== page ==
THE HAGUE | 16.02.2010.

WARNING THAT COULDN’T BE IGNORED

Seselj’s ‘warnings’ to Croats in Vojvodina to leave Serbia ‘had to be taken quite seriously’, Witness VS-067, former inhabitant of the village of Hrtkovci in Vojvodina, told the judges today, because at that time Vojislav Seselj was ‘a prominent political figure’ in Serbia and his party had sent its paramilitary formations to take part in the executions in Croatia and BH

Croats and Hungarians from the village of Hrtkovci in Vojvodina left after ‘warnings’ that were made not only at the Serbian Radical Party rally, but from other places too, including the Serbian Assembly, protected witness claimed today at the trial of Vojislav Seselj.

The witness was called to give evidence by the Trial Chamber. In his testimony via video link, he described how he was forced to move out of the village of Hrtkovci in June 1992. The witness was born in the village and his family had lived there for more than 300 years.

According to the witness, Croats felt particularly threatened after Seselj’s speech at a rally in Hrtkovci in the spring of 1992. The accused purportedly said, ‘It would be better for the Croats to leave now – while they can still swap houses with Serbs from Croatia – than to leave later with their belongings in a plastic bag’.

The witness said he was not in the village at the time. He heard about Seselj’s rally and threats from his neighbors. The witness was told that there was a list of Croats and Hungarians that should leave; his name was on that list. Soon afterwards, groups of Serb refugees from Croatia started arriving in Hrtkovci. According to a report of the Serbian State Security Service from June 1992 used in court today, the Serb refugees ‘caused problems on the road to Indjija with the help of the SRS’.

‘Nobody threatened me directly but I felt uncomfortable’, the witness said. ‘We knew what had happened in Vukovar and in Bosnia and we thought that such warnings couldn’t be ignored, but should be taken very seriously because we didn’t want to end up having to leave our homes with nothing but a bag in our hands, as Seselj had told us’, the witness recounted.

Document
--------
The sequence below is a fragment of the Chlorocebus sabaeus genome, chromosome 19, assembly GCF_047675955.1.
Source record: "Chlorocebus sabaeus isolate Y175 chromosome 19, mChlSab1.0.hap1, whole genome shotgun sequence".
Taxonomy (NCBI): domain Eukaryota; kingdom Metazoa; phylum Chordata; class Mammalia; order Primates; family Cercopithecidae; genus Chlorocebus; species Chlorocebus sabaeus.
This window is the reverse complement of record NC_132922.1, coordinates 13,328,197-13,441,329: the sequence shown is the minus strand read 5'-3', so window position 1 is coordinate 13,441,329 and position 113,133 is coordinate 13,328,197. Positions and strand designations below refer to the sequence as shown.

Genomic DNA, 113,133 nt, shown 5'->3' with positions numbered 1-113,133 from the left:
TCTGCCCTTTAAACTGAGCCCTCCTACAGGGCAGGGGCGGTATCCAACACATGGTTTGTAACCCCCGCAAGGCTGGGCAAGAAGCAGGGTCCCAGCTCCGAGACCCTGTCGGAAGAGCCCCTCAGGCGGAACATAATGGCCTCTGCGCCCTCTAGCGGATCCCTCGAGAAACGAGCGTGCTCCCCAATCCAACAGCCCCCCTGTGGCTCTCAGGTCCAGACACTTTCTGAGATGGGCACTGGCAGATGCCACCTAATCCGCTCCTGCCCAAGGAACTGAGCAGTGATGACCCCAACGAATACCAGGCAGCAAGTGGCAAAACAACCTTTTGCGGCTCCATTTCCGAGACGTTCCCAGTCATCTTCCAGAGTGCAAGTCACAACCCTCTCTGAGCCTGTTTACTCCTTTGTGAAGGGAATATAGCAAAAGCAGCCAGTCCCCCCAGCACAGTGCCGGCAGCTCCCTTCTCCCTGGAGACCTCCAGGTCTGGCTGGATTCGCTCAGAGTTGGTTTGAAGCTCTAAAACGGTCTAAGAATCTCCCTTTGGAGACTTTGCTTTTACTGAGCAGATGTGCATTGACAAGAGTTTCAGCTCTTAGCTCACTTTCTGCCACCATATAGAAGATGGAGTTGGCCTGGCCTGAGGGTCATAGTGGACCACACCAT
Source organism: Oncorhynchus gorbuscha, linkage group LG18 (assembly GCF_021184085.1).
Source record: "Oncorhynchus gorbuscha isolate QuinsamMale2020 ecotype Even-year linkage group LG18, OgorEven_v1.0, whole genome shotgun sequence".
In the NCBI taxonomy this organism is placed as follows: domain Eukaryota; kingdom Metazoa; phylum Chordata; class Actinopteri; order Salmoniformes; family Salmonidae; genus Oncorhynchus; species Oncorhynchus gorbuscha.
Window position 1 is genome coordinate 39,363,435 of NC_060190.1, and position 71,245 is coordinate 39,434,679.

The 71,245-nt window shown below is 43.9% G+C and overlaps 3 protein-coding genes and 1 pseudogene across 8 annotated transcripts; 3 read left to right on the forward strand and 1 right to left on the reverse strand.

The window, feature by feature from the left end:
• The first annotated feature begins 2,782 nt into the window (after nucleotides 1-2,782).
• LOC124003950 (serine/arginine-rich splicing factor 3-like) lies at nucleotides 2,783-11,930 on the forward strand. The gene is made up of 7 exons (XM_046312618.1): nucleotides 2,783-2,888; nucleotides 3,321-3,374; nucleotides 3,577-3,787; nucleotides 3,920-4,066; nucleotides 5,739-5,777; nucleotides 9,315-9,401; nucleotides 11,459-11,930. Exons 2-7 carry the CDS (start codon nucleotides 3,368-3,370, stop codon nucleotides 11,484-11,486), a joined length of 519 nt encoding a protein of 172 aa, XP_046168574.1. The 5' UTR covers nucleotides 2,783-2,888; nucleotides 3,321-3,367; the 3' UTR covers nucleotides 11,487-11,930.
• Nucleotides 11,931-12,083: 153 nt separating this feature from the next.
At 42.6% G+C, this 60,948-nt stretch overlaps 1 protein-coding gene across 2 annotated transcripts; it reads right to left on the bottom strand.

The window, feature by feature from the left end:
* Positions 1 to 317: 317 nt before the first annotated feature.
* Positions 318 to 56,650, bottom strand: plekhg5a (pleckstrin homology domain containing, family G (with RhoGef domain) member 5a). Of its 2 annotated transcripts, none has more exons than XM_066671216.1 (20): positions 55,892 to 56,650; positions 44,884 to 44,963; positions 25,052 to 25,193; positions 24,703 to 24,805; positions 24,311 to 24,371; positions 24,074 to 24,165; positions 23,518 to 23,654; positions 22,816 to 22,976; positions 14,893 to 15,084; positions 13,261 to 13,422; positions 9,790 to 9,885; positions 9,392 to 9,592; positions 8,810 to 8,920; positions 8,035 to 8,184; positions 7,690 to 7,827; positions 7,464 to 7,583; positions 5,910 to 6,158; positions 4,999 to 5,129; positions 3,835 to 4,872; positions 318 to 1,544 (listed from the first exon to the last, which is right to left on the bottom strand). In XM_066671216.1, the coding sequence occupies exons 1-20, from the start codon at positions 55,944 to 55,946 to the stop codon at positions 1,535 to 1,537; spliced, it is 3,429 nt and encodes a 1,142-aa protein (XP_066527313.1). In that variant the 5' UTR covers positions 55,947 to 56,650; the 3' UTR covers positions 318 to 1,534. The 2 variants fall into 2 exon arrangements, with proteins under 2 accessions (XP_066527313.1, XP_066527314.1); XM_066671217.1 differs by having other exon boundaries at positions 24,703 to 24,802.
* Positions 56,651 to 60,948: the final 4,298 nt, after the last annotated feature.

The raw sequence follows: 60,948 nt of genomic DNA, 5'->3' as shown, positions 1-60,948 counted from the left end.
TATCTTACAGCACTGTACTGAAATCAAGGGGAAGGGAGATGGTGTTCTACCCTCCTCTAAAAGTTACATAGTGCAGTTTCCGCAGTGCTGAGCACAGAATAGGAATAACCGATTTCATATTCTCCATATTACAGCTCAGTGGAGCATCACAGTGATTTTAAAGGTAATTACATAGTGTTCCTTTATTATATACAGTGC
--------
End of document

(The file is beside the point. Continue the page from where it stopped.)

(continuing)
The judges asked the witness why Seselj’s words affected him and other Croats in Hrtkovci so strongly. The accused ‘was a prominent figure in the Serbian politics’, the witness replied; his party had ‘paramilitary formations that took part in what could be called executions in Croatia and BH’. Seselj’s words should therefore be taken seriously. Seselj was different from other Serbian politicians in that he was more ‘straightforward’, the witness said. The others talked about the same or similar issues in ‘a convoluted way, less openly’.

A report from a Serbian Assembly session on 1 April 1992 was shown at the trial. Seselj then claimed that the ‘regime is too lenient towards Croats in Serbia’. Seselj urged that retortion – a form of retaliation against the citizens of Serbia of Croatian ethnicity’ – should be introduced. Croats should be expelled and Serb refugees should be settled in their houses and apartments, Seselj demanded. ‘Croats in Zemun and Slankamen will not be at peace until they move out’, Seselj said then.

The accused Seselj will cross-examine protected witness VS-076 tomorrow.